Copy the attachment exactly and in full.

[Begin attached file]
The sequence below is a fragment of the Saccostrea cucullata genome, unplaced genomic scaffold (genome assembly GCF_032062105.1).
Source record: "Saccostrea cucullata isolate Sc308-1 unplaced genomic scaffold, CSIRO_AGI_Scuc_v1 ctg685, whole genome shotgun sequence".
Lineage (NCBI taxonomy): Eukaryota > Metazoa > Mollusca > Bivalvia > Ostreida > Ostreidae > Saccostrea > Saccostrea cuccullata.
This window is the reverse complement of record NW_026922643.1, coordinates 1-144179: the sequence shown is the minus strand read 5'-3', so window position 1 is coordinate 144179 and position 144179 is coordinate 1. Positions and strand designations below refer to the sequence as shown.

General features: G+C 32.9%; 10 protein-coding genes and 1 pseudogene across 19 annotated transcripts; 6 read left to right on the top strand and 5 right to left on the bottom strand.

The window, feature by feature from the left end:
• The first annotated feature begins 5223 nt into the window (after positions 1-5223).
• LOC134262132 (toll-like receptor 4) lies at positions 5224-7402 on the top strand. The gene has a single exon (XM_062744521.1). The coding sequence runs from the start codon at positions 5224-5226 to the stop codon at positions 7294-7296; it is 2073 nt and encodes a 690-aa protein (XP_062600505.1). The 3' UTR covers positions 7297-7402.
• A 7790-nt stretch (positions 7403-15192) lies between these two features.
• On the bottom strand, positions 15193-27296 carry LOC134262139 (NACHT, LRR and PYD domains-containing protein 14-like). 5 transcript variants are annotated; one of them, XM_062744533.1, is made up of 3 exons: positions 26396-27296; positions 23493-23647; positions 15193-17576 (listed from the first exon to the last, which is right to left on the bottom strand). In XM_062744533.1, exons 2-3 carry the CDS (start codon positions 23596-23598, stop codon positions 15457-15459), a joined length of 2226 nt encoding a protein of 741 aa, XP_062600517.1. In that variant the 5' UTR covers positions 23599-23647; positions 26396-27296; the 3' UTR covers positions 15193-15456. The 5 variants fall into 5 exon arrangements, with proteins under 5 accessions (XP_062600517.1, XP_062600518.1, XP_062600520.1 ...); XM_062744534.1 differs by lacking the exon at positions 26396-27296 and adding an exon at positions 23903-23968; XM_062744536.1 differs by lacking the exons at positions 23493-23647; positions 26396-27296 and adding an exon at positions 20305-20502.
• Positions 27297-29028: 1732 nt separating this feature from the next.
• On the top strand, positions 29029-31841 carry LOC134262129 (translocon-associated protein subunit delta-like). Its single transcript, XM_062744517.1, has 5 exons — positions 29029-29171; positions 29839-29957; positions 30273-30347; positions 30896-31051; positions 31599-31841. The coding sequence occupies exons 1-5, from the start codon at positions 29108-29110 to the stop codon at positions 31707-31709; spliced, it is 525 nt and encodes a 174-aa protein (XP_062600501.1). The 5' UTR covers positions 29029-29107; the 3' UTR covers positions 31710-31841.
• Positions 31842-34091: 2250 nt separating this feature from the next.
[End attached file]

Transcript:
The sequence below is a fragment of the Saccostrea cucullata genome, unplaced genomic scaffold (genome assembly GCF_032062105.1).
Source record: "Saccostrea cucullata isolate Sc308-1 unplaced genomic scaffold, CSIRO_AGI_Scuc_v1 ctg685, whole genome shotgun sequence".
Lineage (NCBI taxonomy): Eukaryota > Metazoa > Mollusca > Bivalvia > Ostreida > Ostreidae > Saccostrea > Saccostrea cuccullata.
This window is the reverse complement of record NW_026922643.1, coordinates 1-144179: the sequence shown is the minus strand read 5'-3', so window position 1 is coordinate 144179 and position 144179 is coordinate 1. Positions and strand designations below refer to the sequence as shown.

General features: G+C 32.9%; 10 protein-coding genes and 1 pseudogene across 19 annotated transcripts; 6 read left to right on the top strand and 5 right to left on the bottom strand.

The window, feature by feature from the left end:
• The first annotated feature begins 5223 nt into the window (after positions 1-5223).
• LOC134262132 (toll-like receptor 4) lies at positions 5224-7402 on the top strand. The gene has a single exon (XM_062744521.1). The coding sequence runs from the start codon at positions 5224-5226 to the stop codon at positions 7294-7296; it is 2073 nt and encodes a 690-aa protein (XP_062600505.1). The 3' UTR covers positions 7297-7402.
• A 7790-nt stretch (positions 7403-15192) lies between these two features.
• On the bottom strand, positions 15193-27296 carry LOC134262139 (NACHT, LRR and PYD domains-containing protein 14-like). 5 transcript variants are annotated; one of them, XM_062744533.1, is made up of 3 exons: positions 26396-27296; positions 23493-23647; positions 15193-17576 (listed from the first exon to the last, which is right to left on the bottom strand). In XM_062744533.1, exons 2-3 carry the CDS (start codon positions 23596-23598, stop codon positions 15457-15459), a joined length of 2226 nt encoding a protein of 741 aa, XP_062600517.1. In that variant the 5' UTR covers positions 23599-23647; positions 26396-27296; the 3' UTR covers positions 15193-15456. The 5 variants fall into 5 exon arrangements, with proteins under 5 accessions (XP_062600517.1, XP_062600518.1, XP_062600520.1 ...); XM_062744534.1 differs by lacking the exon at positions 26396-27296 and adding an exon at positions 23903-23968; XM_062744536.1 differs by lacking the exons at positions 23493-23647; positions 26396-27296 and adding an exon at positions 20305-20502.
• Positions 27297-29028: 1732 nt separating this feature from the next.
• On the top strand, positions 29029-31841 carry LOC134262129 (translocon-associated protein subunit delta-like). Its single transcript, XM_062744517.1, has 5 exons — positions 29029-29171; positions 29839-29957; positions 30273-30347; positions 30896-31051; positions 31599-31841. The coding sequence occupies exons 1-5, from the start codon at positions 29108-29110 to the stop codon at positions 31707-31709; spliced, it is 525 nt and encodes a 174-aa protein (XP_062600501.1). The 5' UTR covers positions 29029-29107; the 3' UTR covers positions 31710-31841.
• Positions 31842-34091: 2250 nt separating this feature from the next.